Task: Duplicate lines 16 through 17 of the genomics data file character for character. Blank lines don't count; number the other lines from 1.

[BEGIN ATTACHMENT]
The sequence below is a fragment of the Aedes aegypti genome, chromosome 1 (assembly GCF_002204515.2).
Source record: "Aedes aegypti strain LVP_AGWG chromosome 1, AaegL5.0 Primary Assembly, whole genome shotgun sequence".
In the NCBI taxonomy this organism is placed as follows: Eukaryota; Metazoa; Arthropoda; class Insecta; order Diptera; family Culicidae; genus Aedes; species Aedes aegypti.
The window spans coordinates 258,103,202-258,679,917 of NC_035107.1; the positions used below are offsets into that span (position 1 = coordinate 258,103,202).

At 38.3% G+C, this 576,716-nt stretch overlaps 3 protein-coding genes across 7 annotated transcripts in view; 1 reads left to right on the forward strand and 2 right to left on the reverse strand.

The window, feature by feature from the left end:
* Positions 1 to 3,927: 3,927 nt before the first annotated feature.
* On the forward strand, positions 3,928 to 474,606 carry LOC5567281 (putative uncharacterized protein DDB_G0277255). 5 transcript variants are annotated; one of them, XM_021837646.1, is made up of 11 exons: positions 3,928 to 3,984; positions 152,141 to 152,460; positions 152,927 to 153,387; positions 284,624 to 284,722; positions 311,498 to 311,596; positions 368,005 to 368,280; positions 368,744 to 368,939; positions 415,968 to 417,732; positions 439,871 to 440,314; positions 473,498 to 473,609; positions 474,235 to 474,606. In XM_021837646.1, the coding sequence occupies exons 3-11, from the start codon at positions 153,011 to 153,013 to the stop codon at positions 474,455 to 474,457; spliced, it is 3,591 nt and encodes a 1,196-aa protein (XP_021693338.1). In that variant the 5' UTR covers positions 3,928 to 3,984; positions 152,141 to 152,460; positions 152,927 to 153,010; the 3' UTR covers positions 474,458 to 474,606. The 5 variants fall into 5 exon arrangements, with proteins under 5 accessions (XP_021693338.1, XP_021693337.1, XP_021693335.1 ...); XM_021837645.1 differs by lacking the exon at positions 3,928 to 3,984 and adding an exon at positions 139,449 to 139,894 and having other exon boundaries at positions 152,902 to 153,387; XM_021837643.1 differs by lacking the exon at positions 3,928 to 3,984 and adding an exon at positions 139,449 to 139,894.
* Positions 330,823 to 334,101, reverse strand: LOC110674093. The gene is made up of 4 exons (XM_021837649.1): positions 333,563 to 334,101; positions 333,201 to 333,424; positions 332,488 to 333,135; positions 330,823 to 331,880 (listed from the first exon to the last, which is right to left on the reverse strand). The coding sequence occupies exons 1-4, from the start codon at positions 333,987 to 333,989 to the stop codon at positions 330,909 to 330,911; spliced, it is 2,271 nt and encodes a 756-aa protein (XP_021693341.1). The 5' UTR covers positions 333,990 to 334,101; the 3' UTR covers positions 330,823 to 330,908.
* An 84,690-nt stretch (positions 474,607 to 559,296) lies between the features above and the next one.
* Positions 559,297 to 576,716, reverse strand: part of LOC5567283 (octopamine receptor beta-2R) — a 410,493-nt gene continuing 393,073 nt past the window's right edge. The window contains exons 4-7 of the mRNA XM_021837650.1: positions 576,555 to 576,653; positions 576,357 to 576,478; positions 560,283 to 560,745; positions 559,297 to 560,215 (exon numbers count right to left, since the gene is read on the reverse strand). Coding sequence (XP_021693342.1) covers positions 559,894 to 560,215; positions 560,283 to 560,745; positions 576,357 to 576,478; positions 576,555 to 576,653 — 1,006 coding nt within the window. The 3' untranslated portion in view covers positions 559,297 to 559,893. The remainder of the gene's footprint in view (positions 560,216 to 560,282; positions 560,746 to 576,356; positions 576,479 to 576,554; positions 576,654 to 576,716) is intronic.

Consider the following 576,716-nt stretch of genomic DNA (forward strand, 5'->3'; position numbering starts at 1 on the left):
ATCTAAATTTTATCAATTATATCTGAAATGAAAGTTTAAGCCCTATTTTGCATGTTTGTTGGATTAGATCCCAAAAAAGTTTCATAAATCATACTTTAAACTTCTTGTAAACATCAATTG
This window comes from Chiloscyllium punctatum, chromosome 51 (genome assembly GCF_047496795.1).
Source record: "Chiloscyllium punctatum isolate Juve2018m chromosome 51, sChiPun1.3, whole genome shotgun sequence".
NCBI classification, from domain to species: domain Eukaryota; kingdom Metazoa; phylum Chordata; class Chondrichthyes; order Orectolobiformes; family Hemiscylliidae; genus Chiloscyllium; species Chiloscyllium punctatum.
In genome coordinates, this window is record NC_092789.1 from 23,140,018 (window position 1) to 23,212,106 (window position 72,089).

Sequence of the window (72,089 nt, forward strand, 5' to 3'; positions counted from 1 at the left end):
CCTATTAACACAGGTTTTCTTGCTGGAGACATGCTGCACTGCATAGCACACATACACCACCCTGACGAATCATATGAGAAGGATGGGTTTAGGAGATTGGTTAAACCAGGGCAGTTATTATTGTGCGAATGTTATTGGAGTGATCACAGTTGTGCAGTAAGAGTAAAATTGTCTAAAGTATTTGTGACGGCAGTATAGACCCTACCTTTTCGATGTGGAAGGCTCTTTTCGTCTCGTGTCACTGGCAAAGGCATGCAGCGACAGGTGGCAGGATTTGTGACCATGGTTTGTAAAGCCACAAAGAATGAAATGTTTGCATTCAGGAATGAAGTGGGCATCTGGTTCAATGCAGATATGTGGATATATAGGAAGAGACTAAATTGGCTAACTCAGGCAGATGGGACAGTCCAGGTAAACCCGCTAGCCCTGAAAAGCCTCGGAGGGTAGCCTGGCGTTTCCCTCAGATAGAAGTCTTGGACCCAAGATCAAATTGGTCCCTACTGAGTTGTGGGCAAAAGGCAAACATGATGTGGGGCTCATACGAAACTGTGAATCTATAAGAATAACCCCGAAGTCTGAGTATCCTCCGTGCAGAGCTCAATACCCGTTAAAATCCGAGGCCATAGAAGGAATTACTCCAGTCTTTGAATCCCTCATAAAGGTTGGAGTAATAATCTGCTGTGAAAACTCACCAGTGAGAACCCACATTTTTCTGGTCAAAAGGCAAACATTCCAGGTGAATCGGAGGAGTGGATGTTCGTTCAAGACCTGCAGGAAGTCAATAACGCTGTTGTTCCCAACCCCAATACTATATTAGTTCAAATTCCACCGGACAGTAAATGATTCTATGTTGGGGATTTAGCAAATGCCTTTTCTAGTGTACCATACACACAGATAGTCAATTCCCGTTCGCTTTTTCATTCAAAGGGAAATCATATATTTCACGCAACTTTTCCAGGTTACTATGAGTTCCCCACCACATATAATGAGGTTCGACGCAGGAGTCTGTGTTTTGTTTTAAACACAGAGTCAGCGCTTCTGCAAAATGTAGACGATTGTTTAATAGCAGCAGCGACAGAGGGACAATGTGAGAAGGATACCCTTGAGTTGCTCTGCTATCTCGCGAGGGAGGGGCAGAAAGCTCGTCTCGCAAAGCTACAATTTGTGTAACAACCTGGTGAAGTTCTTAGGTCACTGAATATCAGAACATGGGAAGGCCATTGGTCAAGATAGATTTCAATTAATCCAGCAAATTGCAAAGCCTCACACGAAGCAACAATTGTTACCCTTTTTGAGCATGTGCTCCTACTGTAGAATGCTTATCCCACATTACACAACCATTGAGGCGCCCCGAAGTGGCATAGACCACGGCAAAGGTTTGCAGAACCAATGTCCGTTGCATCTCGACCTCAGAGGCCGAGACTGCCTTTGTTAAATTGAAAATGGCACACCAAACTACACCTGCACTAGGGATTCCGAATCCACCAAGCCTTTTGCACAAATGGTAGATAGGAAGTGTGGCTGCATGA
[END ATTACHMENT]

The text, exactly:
NCBI classification, from domain to species: domain Eukaryota; kingdom Metazoa; phylum Chordata; class Chondrichthyes; order Orectolobiformes; family Hemiscylliidae; genus Chiloscyllium; species Chiloscyllium punctatum.
In genome coordinates, this window is record NC_092789.1 from 23,140,018 (window position 1) to 23,212,106 (window position 72,089).